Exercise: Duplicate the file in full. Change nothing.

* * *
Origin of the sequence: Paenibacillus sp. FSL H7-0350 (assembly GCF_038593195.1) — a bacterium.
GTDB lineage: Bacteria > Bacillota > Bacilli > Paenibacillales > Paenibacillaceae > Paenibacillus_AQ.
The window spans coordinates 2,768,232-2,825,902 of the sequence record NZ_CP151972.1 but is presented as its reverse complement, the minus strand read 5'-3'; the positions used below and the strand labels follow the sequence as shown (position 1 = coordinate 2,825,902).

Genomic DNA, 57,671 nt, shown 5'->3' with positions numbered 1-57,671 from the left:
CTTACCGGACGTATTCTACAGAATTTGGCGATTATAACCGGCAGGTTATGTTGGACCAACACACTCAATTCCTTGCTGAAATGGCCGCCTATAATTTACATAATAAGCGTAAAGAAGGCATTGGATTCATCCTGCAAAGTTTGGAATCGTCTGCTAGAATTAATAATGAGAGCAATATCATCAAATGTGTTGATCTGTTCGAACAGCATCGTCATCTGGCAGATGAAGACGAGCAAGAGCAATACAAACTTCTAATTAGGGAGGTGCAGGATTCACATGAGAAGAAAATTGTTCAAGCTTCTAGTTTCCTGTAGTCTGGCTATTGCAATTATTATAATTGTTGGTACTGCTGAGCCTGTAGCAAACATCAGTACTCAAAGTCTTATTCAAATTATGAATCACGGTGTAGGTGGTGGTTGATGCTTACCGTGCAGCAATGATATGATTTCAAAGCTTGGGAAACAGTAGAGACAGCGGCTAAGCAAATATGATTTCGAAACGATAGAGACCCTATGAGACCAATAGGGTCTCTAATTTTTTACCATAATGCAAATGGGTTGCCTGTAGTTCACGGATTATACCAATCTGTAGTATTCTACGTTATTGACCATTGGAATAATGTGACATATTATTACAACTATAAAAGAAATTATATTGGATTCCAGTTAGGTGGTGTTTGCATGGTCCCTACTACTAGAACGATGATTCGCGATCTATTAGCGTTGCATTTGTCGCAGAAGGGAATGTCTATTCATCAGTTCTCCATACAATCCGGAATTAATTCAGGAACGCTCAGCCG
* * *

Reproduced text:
Origin of the sequence: Paenibacillus sp. FSL H7-0350 (assembly GCF_038593195.1) — a bacterium.
GTDB lineage: Bacteria > Bacillota > Bacilli > Paenibacillales > Paenibacillaceae > Paenibacillus_AQ.
The window spans coordinates 2,768,232-2,825,902 of the sequence record NZ_CP151972.1 but is presented as its reverse complement, the minus strand read 5'-3'; the positions used below and the strand labels follow the sequence as shown (position 1 = coordinate 2,825,902).

Genomic DNA, 57,671 nt, shown 5'->3' with positions numbered 1-57,671 from the left:
CTTACCGGACGTATTCTACAGAATTTGGCGATTATAACCGGCAGGTTATGTTGGACCAACACACTCAATTCCTTGCTGAAATGGCCGCCTATAATTTACATAATAAGCGTAAAGAAGGCATTGGATTCATCCTGCAAAGTTTGGAATCGTCTGCTAGAATTAATAATGAGAGCAATATCATCAAATGTGTTGATCTGTTCGAACAGCATCGTCATCTGGCAGATGAAGACGAGCAAGAGCAATACAAACTTCTAATTAGGGAGGTGCAGGATTCACATGAGAAGAAAATTGTTCAAGCTTCTAGTTTCCTGTAGTCTGGCTATTGCAATTATTATAATTGTTGGTACTGCTGAGCCTGTAGCAAACATCAGTACTCAAAGTCTTATTCAAATTATGAATCACGGTGTAGGTGGTGGTTGATGCTTACCGTGCAGCAATGATATGATTTCAAAGCTTGGGAAACAGTAGAGACAGCGGCTAAGCAAATATGATTTCGAAACGATAGAGACCCTATGAGACCAATAGGGTCTCTAATTTTTTACCATAATGCAAATGGGTTGCCTGTAGTTCACGGATTATACCAATCTGTAGTATTCTACGTTATTGACCATTGGAATAATGTGACATATTATTACAACTATAAAAGAAATTATATTGGATTCCAGTTAGGTGGTGTTTGCATGGTCCCTACTACTAGAACGATGATTCGCGATCTATTAGCGTTGCATTTGTCGCAGAAGGGAATGTCTATTCATCAGTTCTCCATACAATCCGGAATTAATTCAGGAACGCTCAGCCG